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Is Mike Aviles a Keeper?

It may seem like I’ve been writing about Mike Aviles forever. Two years ago, I compared him to Kevin Maas during Aviles’ rookie year and recommended that people pass on him in 2009 drafts (and, as an aside, I predicted that year that Matt LaPorta may struggle a little more than expected, but the jury should remain out on the Indians slugger). In the preseason this year, I talked him up as a possible starter on that Royal middle infield, and then about six weeks ago, I pointed at him during his great September (.357/.379/.612). If you picked him up after that waiver wire piece, you enjoyed two of his eight home runs and six of his 14 stolen bases, so kudos. You might say Aviles has been better to me than could be expected of a mediocre second baseman.

Hold that though. Is he actually mediocre? User Bas made some interesting points in his favor in the comments section of the Second Base Keeper Rankings. The most important thing he noticed was that Aviles’ flyball rate has slowly been inching forward, incrementally up from 33.4% in his rookie year to 37.9% this last year. That certainly helped his ISO move back from .055 in his lost year to .108 in 2010, but even this new number is sub-par (average is .150ish). Can we faithcast him for more power next year if that flyball rate continues to move?

Maybe. His minor league ISO was .166, so he could put up average power in the major leagues. And getting more balls in the air helps the slugging percentage for sure. But let’s be careful before we pencil him in for more than 15 home runs. Let’s say he gets 500 plate appearances next year, hits 40% of his balls in the air, and returns to his 8% HR/FB while keeping his plate discipline ratios similar. Then he nets 13 home runs. 600 plate appearances? 15 home runs. There are your upper bounds when it comes to a home run total.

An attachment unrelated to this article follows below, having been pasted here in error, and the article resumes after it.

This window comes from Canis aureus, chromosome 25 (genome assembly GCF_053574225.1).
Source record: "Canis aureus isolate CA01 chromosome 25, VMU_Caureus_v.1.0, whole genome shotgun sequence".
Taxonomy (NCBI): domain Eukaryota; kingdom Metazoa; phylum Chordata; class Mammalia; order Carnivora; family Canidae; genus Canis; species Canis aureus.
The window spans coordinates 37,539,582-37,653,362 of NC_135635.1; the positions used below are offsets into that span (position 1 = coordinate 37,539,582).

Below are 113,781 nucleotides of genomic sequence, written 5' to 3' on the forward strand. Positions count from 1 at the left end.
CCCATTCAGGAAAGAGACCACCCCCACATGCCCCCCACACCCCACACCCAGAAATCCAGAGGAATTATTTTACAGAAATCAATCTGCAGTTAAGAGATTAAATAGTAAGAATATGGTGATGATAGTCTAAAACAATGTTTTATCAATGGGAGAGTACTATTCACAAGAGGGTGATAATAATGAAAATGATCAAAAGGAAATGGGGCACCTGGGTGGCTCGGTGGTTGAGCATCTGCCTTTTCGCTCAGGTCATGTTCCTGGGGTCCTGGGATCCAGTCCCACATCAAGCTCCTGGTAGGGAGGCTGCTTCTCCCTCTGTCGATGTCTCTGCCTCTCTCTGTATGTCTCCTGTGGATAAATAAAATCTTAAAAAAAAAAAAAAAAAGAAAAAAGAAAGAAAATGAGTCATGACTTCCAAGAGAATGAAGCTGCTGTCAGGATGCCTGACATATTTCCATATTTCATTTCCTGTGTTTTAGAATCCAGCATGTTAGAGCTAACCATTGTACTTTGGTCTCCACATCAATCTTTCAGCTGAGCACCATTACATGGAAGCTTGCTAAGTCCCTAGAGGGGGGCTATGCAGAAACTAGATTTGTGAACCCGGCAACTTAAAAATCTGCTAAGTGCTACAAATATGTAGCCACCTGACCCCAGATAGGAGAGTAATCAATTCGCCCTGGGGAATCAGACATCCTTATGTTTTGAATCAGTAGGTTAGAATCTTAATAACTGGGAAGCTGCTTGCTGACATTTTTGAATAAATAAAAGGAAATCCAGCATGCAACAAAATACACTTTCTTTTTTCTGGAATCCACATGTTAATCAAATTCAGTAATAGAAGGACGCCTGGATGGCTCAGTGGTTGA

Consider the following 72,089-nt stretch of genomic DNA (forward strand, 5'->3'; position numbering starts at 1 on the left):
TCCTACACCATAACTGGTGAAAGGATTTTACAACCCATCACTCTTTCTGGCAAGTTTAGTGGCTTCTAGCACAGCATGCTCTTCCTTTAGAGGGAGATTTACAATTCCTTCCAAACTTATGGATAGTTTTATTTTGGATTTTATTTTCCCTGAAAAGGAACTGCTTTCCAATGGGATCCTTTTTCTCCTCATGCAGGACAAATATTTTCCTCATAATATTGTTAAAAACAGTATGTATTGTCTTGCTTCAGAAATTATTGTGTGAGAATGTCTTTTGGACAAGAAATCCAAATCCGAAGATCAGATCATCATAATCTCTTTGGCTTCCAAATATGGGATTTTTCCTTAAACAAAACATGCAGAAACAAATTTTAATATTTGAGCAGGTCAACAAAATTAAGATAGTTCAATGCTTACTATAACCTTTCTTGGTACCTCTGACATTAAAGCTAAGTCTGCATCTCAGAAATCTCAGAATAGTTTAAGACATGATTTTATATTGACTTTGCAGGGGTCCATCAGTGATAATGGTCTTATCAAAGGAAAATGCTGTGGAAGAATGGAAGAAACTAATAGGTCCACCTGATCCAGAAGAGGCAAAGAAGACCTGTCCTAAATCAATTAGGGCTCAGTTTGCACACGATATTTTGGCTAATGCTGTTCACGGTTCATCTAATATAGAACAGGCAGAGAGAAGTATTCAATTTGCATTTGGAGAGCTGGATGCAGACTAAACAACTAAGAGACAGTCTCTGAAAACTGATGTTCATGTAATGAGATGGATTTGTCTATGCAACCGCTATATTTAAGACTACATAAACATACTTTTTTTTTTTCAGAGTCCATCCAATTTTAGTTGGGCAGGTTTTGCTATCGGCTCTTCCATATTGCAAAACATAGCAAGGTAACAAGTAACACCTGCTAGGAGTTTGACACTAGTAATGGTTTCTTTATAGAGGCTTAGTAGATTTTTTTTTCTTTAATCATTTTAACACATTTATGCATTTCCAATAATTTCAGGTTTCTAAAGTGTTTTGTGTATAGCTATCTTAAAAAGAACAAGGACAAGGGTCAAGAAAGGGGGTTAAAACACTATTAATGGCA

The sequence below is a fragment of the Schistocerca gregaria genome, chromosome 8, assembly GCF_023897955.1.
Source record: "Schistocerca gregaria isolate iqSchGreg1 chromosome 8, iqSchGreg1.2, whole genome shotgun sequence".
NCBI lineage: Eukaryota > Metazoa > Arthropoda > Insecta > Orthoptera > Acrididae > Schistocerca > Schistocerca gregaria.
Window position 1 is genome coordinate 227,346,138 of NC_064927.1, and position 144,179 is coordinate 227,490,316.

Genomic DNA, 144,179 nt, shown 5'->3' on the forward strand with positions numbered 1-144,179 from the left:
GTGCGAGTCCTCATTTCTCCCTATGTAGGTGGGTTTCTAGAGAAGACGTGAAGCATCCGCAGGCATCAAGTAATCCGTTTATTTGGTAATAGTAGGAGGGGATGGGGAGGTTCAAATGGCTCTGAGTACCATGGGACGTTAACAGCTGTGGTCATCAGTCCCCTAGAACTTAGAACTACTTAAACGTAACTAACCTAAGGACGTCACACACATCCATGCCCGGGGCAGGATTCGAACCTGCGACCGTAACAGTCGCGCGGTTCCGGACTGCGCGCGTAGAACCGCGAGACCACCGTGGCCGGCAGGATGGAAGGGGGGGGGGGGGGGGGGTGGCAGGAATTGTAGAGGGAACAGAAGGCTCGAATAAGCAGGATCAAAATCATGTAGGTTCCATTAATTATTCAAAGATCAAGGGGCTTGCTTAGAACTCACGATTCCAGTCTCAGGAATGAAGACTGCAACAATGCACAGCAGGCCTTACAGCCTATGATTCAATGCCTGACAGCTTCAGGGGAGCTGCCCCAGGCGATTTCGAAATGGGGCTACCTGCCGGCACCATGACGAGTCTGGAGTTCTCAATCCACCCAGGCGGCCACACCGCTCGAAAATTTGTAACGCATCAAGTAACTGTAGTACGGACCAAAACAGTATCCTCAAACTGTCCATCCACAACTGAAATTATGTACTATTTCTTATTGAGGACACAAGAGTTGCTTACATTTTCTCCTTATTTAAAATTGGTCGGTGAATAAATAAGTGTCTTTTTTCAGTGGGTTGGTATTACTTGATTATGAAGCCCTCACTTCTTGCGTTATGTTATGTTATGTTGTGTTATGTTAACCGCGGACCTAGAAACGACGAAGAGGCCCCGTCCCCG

Of course, he has some speed. Look at his career four-score speed score, though, and you’ll see it’s more ‘above-average’ than ‘speedster’ kind of speed – Aviles has a 5.6 speed score and 5.0 is average. (Chris Getz, for example, has a career 6.6 speed score). Also, Aviles has never stolen more than 14 bases in a season. Let’s call his upper bounds 15 stolen bases then?

So Aviles has the upside of a .300-hitting, 15/15 second baseman – his 13 games at shortstop this year may or may not qualify him there in your league, and that makes a difference in terms of positional value. But Aviles will also be 30 going into the season, and on a (perpetually?) rebuilding team that owns the aforementioned 27-year-old Getz at his position as well. Getz is a better fielder at his position (-0.1 career UZR/150 to Aviles’ -4.9 career UZR/150) and walks more (7.3% to Aviles’ 4.1% career), so this is no open-and-shut case. The downside is that the team makes it an open competition in the spring and Aviles finds himself as the super-utility guy. That makes him hard to keep, but an interesting late-round draft pick in deep league re-stocking drafts.